How we can stop failing our kids

Opinion: Columns

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Bob Spatz

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It is time to acknowledge the painful truth: The community of Oak Park, the Chicago Metro region, Illinois, and the U.S. have failed our children. 

During the height of the pandemic in the Chicago Metro area, Oak Park was averaging about 12-14 new cases per day per 100,000 residents. After getting it under control, the month of June was much, much better with only 2-4 new cases per day per 100,000. After Illinois went to Revitalization (Phase 4) on June 26, Oak Park has crept back up and for the last week has been averaging about nine new cases per day per 100,000. To put that number in context, Illinois is currently about 10 and the U.S. average is about 20. However, Germany is at 0.5 new cases per day per 100,000; less than 1/15 the rate of Oak Park. 

The more than doubling of the new infection rate leaves Oak Park no good options for starting the 2020-2021 school year. I have come to understand that the least bad course of action is to open the school year with instruction happening nearly 100 percent remotely. Due to the upward trend, there is unacceptable risk of having to move again from in-person to remote, resulting in devastating disruption to instruction and huge emotional toll on the students and staff.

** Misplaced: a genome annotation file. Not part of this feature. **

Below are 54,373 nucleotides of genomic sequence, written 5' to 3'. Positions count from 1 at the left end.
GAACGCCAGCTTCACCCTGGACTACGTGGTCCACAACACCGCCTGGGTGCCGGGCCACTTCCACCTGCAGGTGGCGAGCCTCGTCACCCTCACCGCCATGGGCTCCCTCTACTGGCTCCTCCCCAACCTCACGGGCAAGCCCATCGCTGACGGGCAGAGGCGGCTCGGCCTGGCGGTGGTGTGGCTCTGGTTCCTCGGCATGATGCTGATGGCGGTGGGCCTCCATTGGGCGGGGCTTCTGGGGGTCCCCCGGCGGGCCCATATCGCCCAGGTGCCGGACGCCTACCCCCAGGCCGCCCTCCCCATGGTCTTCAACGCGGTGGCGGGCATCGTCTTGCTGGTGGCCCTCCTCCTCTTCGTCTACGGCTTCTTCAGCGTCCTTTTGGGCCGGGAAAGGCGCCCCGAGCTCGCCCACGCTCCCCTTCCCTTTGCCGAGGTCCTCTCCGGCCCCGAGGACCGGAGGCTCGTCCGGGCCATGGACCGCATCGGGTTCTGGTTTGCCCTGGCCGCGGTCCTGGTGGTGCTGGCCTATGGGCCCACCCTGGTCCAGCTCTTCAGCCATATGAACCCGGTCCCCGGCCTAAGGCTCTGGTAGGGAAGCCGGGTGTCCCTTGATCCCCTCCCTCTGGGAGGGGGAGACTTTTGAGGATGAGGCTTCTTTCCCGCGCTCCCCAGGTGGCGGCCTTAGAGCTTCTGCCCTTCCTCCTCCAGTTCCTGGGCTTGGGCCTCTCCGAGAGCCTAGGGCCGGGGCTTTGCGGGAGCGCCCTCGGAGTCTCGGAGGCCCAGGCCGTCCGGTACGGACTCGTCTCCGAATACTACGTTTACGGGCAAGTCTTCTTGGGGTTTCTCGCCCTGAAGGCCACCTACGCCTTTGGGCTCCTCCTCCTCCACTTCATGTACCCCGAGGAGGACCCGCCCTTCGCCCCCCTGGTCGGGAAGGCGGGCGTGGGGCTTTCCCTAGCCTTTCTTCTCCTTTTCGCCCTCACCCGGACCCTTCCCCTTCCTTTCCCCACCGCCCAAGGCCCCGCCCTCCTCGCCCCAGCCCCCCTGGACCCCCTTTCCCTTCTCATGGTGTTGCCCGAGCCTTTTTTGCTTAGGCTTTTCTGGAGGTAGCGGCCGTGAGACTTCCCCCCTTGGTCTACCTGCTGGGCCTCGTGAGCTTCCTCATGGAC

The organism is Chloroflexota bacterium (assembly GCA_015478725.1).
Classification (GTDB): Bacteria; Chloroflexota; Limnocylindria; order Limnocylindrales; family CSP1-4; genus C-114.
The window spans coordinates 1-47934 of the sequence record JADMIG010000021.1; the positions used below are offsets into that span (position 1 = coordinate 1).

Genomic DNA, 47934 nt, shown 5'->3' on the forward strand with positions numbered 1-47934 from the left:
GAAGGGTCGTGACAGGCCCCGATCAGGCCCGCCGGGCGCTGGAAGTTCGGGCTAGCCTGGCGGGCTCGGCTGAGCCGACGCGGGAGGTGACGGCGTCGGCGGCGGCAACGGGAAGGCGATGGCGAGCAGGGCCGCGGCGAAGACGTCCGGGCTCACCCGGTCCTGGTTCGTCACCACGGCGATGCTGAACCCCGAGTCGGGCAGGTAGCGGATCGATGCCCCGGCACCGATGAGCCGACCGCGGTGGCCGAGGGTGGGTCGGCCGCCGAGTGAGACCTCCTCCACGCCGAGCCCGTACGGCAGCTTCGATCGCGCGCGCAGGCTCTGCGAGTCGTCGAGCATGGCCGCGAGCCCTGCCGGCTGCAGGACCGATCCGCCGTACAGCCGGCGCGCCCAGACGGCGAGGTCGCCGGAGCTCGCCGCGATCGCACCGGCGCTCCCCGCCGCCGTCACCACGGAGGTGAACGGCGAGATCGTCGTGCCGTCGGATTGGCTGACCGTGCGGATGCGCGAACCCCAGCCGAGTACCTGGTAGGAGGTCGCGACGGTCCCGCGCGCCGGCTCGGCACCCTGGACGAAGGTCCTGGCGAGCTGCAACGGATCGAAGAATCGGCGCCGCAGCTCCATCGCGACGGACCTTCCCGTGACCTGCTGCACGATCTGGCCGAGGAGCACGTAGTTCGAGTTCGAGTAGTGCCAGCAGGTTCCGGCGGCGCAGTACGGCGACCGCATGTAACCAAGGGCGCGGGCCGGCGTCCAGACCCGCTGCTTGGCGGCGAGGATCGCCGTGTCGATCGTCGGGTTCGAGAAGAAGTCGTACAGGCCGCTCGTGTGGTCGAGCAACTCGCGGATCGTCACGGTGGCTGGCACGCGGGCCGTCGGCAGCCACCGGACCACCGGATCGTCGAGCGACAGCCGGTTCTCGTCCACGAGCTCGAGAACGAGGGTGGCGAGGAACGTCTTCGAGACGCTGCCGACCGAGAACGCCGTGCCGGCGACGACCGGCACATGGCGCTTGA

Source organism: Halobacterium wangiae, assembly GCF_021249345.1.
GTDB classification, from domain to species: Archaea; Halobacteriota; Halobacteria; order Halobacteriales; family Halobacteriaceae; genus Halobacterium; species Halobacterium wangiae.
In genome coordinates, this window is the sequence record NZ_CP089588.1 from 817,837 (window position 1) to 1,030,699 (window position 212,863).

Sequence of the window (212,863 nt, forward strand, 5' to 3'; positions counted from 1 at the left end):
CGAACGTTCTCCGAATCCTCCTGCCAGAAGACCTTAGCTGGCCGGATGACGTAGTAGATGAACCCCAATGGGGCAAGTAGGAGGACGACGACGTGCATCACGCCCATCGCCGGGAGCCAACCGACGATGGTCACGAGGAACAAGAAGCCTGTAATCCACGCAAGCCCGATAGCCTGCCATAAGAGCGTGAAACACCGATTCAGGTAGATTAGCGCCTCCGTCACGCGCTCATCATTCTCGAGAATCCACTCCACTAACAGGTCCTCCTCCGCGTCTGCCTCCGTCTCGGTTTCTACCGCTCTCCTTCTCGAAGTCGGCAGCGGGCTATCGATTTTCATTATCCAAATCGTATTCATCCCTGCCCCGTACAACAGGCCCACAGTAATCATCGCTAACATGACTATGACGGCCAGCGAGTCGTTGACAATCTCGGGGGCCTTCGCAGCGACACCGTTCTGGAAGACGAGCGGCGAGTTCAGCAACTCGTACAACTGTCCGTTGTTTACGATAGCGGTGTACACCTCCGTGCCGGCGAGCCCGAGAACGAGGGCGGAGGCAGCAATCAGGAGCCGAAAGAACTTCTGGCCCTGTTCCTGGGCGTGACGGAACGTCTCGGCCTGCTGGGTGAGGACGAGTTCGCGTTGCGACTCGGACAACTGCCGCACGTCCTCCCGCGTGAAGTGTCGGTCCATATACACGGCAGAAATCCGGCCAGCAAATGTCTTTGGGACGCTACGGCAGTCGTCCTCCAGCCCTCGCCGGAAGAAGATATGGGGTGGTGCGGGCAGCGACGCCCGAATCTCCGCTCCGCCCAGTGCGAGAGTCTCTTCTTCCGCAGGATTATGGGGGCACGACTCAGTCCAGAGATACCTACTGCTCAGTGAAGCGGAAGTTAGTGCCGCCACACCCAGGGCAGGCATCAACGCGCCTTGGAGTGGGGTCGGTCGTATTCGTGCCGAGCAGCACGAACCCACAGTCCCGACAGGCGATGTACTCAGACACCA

I'm almost in disbelief that our community, metro region, state, and country, unlike most European countries, were unable to get the community infection rates down low enough and sustain them at low levels, such that having in-person schooling now seems unacceptably risky. However, disbelief and disappointment should not lead us to ignore the advice of health and education experts and exacerbate an already tragic situation by allowing hundreds and thousands per building for in-person schooling, which will contribute to the community spread.

It is important to emphasize the "nearly" in nearly 100 percent remote learning. For a relatively small number of students per school for whom 100 percent remote learning is a particularly unacceptable option, it is not contradictory nor inappropriate (and arguably is more equitable) to have some in-person instruction for those students for some days for some hours and still be far less risky than hundreds or thousands in a building for seven hours.

It is also important to understand that daily life for students with nearly 100 percent remote instruction in fall 2020 should not and will not look like the daily life for students during stay-at-home orders in spring 2020. Acknowledging that hundreds or thousands of students and staff inside a building for seven straight hours is unacceptably risky does not and should not lead to the conclusion that all students should be staying at home all day every day and not interacting in person with any other students. 

Now is the time for the entire Oak Park community to think creatively and organize in order to leverage resources to provide opportunities that mitigate the heartbreaking situation in which our thousands of children and their families now find themselves.

Bob Spatz, an Oak Park resident, was a longtime District 97 school board member and board president.

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